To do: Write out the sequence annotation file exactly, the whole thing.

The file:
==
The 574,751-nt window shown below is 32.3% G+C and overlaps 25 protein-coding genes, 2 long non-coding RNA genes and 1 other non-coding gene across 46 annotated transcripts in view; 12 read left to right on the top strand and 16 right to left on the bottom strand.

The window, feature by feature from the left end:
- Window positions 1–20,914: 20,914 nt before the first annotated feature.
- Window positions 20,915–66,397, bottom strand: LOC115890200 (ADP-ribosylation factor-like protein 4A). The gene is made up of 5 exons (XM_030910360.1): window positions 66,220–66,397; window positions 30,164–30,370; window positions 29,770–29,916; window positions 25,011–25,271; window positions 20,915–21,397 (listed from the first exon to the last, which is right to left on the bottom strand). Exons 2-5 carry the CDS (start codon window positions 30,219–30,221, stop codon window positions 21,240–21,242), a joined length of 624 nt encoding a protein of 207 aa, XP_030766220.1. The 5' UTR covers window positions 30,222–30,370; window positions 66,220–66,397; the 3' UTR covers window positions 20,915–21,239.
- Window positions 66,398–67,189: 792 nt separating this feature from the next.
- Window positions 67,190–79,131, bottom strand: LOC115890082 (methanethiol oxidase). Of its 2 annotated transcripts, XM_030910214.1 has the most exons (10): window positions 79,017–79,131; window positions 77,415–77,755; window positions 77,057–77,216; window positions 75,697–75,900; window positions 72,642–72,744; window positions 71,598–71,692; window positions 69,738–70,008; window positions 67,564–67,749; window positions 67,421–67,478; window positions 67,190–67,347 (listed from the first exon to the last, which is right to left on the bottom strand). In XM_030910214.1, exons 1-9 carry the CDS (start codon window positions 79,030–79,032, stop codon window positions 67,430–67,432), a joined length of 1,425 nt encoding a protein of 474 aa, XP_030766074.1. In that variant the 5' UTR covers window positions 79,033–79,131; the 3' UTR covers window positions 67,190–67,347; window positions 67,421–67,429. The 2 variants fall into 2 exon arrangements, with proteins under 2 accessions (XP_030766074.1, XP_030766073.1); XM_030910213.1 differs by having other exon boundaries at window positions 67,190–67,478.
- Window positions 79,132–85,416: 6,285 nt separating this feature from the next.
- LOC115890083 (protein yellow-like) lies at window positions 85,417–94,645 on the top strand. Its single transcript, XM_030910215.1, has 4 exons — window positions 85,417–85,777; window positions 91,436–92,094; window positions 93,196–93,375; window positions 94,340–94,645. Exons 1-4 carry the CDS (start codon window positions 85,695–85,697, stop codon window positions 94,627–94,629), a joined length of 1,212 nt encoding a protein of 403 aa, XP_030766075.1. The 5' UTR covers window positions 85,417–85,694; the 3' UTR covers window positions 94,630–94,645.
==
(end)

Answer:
The 574,751-nt window shown below is 32.3% G+C and overlaps 25 protein-coding genes, 2 long non-coding RNA genes and 1 other non-coding gene across 46 annotated transcripts in view; 12 read left to right on the top strand and 16 right to left on the bottom strand.

The window, feature by feature from the left end:
- Window positions 1–20,914: 20,914 nt before the first annotated feature.
- Window positions 20,915–66,397, bottom strand: LOC115890200 (ADP-ribosylation factor-like protein 4A). The gene is made up of 5 exons (XM_030910360.1): window positions 66,220–66,397; window positions 30,164–30,370; window positions 29,770–29,916; window positions 25,011–25,271; window positions 20,915–21,397 (listed from the first exon to the last, which is right to left on the bottom strand). Exons 2-5 carry the CDS (start codon window positions 30,219–30,221, stop codon window positions 21,240–21,242), a joined length of 624 nt encoding a protein of 207 aa, XP_030766220.1. The 5' UTR covers window positions 30,222–30,370; window positions 66,220–66,397; the 3' UTR covers window positions 20,915–21,239.
- Window positions 66,398–67,189: 792 nt separating this feature from the next.
- Window positions 67,190–79,131, bottom strand: LOC115890082 (methanethiol oxidase). Of its 2 annotated transcripts, XM_030910214.1 has the most exons (10): window positions 79,017–79,131; window positions 77,415–77,755; window positions 77,057–77,216; window positions 75,697–75,900; window positions 72,642–72,744; window positions 71,598–71,692; window positions 69,738–70,008; window positions 67,564–67,749; window positions 67,421–67,478; window positions 67,190–67,347 (listed from the first exon to the last, which is right to left on the bottom strand). In XM_030910214.1, exons 1-9 carry the CDS (start codon window positions 79,030–79,032, stop codon window positions 67,430–67,432), a joined length of 1,425 nt encoding a protein of 474 aa, XP_030766074.1. In that variant the 5' UTR covers window positions 79,033–79,131; the 3' UTR covers window positions 67,190–67,347; window positions 67,421–67,429. The 2 variants fall into 2 exon arrangements, with proteins under 2 accessions (XP_030766074.1, XP_030766073.1); XM_030910213.1 differs by having other exon boundaries at window positions 67,190–67,478.
- Window positions 79,132–85,416: 6,285 nt separating this feature from the next.
- LOC115890083 (protein yellow-like) lies at window positions 85,417–94,645 on the top strand. Its single transcript, XM_030910215.1, has 4 exons — window positions 85,417–85,777; window positions 91,436–92,094; window positions 93,196–93,375; window positions 94,340–94,645. Exons 1-4 carry the CDS (start codon window positions 85,695–85,697, stop codon window positions 94,627–94,629), a joined length of 1,212 nt encoding a protein of 403 aa, XP_030766075.1. The 5' UTR covers window positions 85,417–85,694; the 3' UTR covers window positions 94,630–94,645.